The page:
MSI Z170A Xpower Gaming Titanium Motherboard Unveiled, Hot-Looking Design With New OC Dashboard
Intel’s upcoming “Skylake” processors are just around the corner of their release. While we’ve already seen some of the GIGABYTE and BIOSTAR boards, this time it’s MicroStar International which has just unveiled one of the hottest looking Z170 motherboards, the Z170A XPOWER Gaming Titanium Edition.
Unlike the traditional design, the new flagship motherboard comes in a very nice looking white and black color scheme, with unique silver coating. The even all-new solid-state Titanium chokes are designed to withstand higher temperatures improving durability and overclockability.
One of the key features of the MSI Z170A Xpower Gaming Titanium Edition mainboard is its new OC Dashboard located next to the DIMMs. The MSI OC Dashboard is equipped with a few buttons that not only let you easily overclock your CPU, but do a complete discharge of the motherboard in all-new fasion.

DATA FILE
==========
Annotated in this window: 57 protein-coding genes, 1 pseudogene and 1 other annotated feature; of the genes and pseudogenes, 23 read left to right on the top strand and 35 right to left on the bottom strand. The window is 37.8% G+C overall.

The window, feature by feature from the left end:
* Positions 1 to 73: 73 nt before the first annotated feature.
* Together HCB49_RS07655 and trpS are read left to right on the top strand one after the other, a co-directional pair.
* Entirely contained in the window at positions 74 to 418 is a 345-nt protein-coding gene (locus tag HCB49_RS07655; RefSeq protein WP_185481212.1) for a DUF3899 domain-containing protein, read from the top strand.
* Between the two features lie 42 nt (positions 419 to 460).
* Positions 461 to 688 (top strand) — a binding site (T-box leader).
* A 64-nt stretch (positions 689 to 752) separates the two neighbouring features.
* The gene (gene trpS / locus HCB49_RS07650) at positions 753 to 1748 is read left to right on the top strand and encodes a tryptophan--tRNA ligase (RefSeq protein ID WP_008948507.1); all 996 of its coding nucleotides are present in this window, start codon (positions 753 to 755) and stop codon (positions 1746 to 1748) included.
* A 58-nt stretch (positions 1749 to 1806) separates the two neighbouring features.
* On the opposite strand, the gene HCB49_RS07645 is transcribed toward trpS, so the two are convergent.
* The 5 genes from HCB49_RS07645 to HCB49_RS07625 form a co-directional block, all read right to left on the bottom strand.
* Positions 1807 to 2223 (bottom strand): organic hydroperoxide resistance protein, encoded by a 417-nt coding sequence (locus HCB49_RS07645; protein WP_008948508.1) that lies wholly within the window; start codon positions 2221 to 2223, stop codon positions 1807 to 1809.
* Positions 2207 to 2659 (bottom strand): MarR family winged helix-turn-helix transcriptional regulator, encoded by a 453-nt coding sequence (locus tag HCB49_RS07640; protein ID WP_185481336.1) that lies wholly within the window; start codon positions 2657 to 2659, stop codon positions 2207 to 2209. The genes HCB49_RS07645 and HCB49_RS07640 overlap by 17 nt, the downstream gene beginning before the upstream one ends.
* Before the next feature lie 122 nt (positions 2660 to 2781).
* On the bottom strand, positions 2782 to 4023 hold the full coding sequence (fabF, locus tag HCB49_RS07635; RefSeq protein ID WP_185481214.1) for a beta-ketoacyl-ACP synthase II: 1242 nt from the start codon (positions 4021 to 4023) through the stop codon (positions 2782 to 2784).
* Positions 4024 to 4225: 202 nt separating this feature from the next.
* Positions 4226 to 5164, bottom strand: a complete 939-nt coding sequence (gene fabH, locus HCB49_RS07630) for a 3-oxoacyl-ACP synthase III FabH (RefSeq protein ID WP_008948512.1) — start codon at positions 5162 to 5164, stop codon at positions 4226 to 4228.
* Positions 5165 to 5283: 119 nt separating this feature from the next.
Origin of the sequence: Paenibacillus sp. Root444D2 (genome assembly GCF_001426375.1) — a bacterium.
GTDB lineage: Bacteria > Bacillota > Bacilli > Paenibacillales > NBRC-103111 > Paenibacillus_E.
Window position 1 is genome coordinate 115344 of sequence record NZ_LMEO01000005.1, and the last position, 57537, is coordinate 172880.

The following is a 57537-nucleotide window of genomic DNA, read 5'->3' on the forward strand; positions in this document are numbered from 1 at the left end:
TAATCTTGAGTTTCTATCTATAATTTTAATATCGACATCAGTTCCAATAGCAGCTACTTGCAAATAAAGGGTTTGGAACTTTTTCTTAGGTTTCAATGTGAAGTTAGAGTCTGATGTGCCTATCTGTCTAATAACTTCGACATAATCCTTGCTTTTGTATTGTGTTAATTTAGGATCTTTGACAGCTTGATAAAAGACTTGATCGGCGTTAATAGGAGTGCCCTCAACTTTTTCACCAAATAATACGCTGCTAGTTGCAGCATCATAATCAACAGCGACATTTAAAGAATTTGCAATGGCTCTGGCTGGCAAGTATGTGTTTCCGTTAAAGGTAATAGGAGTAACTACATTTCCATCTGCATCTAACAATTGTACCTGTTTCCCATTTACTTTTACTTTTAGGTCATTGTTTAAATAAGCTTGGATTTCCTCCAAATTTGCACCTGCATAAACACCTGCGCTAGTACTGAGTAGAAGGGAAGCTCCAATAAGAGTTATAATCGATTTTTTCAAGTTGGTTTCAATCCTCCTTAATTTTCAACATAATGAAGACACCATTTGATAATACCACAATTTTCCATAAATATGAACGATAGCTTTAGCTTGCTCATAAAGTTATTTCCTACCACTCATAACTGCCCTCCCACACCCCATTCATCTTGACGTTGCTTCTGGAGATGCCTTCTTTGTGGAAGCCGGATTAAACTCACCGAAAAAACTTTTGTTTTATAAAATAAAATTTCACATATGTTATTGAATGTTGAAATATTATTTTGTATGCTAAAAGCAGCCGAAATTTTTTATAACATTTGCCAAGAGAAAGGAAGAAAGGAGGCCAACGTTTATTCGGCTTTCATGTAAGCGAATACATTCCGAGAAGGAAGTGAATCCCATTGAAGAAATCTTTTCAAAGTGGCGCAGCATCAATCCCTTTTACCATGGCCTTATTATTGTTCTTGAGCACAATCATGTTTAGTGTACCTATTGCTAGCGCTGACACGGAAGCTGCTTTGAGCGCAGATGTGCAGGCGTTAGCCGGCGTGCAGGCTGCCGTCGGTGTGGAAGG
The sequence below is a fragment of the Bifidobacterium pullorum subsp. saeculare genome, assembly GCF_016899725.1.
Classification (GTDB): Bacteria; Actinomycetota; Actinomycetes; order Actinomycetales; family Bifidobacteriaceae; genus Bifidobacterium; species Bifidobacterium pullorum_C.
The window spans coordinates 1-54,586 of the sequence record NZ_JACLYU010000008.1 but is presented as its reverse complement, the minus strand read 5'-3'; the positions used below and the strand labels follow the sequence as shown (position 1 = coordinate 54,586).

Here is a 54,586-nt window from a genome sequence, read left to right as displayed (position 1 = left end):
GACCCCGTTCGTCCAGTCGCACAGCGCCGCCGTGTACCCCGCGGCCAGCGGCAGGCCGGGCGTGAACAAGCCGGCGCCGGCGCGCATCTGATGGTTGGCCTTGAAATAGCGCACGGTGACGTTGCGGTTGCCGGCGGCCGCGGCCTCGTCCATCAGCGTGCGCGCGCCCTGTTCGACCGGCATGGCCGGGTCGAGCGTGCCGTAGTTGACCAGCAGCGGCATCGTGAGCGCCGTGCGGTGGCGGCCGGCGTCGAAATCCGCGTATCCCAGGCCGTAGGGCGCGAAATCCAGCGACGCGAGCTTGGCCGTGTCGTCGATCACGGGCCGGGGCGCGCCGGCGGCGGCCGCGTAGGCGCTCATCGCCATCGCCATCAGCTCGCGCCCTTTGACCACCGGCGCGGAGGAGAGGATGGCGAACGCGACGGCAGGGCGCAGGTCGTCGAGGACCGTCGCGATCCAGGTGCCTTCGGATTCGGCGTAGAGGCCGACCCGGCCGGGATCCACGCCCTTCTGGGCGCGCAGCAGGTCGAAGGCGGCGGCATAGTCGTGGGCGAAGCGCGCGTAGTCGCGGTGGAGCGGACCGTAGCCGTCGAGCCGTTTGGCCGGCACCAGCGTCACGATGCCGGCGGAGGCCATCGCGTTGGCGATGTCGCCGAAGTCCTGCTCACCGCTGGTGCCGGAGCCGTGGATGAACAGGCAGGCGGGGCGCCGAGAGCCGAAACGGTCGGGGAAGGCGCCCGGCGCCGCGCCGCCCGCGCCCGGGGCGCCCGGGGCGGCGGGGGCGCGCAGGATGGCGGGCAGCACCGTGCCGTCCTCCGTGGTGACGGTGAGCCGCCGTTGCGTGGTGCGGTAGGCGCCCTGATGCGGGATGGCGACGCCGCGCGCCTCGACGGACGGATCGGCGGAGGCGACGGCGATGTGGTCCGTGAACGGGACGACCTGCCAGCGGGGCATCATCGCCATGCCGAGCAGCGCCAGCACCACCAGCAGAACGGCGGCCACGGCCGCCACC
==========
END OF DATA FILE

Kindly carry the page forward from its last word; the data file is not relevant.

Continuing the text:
Further, the new OC Dashboard is extended by a cable to use separately from the motherboard that should avert freezing of the buttons when using LN2.
The Z170A Xpower Gaming has a 16-phase digital voltage regulator module that is designed to deliver power to Skylake microprocessor as well as ensure ultimate efficiency, stability. A 6-Pin power connector is also there which is tasked to add more power to the slots when the motherboard is loaded.
Moreover, just like every other MSI Z170A Gaming family, the new motherboard packs the following specs:
- Four DDR4 DIMM slots, and four PCI Express 3.0 x16 slots for graphics cards or solid-state drives,
- Two M.2 slots (PCIe 3.0 x4) for high-performance SSDs that can be used in RAID 0 mode for extreme performance,
- Two SATA Express set of connectors,
- Advanced AudioBoost3 7.1-channel audio with EMI-shielded circuitry, and
- USB 3.1 connector.
MSI is yet to reveal the price of the MSI Z170A Xpower Gaming Titanium, but considering its so many all-new specs, it’s definitely not going to be cost-effective.
Gohar is the lead editor at TechFrag. He has a wide range of interests when it comes to tech but he's currently spending a big chunk of his time writing about privacy, cyber security, and anything policy related.